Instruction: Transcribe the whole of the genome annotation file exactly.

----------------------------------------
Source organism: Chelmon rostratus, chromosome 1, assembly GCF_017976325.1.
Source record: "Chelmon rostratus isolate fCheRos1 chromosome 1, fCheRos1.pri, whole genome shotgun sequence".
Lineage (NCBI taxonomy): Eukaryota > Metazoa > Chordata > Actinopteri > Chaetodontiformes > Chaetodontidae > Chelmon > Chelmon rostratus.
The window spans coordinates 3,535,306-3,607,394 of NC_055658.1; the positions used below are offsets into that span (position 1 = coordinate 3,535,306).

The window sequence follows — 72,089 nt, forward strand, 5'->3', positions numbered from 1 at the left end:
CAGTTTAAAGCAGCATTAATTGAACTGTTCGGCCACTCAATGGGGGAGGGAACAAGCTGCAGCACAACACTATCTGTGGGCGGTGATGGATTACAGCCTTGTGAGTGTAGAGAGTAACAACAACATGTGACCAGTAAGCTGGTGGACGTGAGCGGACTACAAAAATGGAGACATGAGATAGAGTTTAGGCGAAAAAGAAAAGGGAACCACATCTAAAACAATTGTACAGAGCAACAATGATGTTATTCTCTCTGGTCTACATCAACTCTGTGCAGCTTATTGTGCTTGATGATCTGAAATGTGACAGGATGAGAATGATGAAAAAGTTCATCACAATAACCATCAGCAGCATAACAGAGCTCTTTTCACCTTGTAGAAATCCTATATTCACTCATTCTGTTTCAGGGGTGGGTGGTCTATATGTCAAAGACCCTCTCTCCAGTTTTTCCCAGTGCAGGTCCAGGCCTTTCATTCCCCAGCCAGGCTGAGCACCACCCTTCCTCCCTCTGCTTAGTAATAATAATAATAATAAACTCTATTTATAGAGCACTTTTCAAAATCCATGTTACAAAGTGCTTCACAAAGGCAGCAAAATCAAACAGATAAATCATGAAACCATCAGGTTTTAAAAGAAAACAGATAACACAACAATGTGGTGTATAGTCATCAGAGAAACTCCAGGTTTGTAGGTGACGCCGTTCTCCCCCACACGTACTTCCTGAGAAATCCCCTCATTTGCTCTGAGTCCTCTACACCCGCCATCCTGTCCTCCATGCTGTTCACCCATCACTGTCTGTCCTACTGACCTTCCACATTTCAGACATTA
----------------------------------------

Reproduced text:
Source organism: Chelmon rostratus, chromosome 1, assembly GCF_017976325.1.
Source record: "Chelmon rostratus isolate fCheRos1 chromosome 1, fCheRos1.pri, whole genome shotgun sequence".
Lineage (NCBI taxonomy): Eukaryota > Metazoa > Chordata > Actinopteri > Chaetodontiformes > Chaetodontidae > Chelmon > Chelmon rostratus.
The window spans coordinates 3,535,306-3,607,394 of NC_055658.1; the positions used below are offsets into that span (position 1 = coordinate 3,535,306).

The window sequence follows — 72,089 nt, forward strand, 5'->3', positions numbered from 1 at the left end:
CAGTTTAAAGCAGCATTAATTGAACTGTTCGGCCACTCAATGGGGGAGGGAACAAGCTGCAGCACAACACTATCTGTGGGCGGTGATGGATTACAGCCTTGTGAGTGTAGAGAGTAACAACAACATGTGACCAGTAAGCTGGTGGACGTGAGCGGACTACAAAAATGGAGACATGAGATAGAGTTTAGGCGAAAAAGAAAAGGGAACCACATCTAAAACAATTGTACAGAGCAACAATGATGTTATTCTCTCTGGTCTACATCAACTCTGTGCAGCTTATTGTGCTTGATGATCTGAAATGTGACAGGATGAGAATGATGAAAAAGTTCATCACAATAACCATCAGCAGCATAACAGAGCTCTTTTCACCTTGTAGAAATCCTATATTCACTCATTCTGTTTCAGGGGTGGGTGGTCTATATGTCAAAGACCCTCTCTCCAGTTTTTCCCAGTGCAGGTCCAGGCCTTTCATTCCCCAGCCAGGCTGAGCACCACCCTTCCTCCCTCTGCTTAGTAATAATAATAATAATAAACTCTATTTATAGAGCACTTTTCAAAATCCATGTTACAAAGTGCTTCACAAAGGCAGCAAAATCAAACAGATAAATCATGAAACCATCAGGTTTTAAAAGAAAACAGATAACACAACAATGTGGTGTATAGTCATCAGAGAAACTCCAGGTTTGTAGGTGACGCCGTTCTCCCCCACACGTACTTCCTGAGAAATCCCCTCATTTGCTCTGAGTCCTCTACACCCGCCATCCTGTCCTCCATGCTGTTCACCCATCACTGTCTGTCCTACTGACCTTCCACATTTCAGACATTA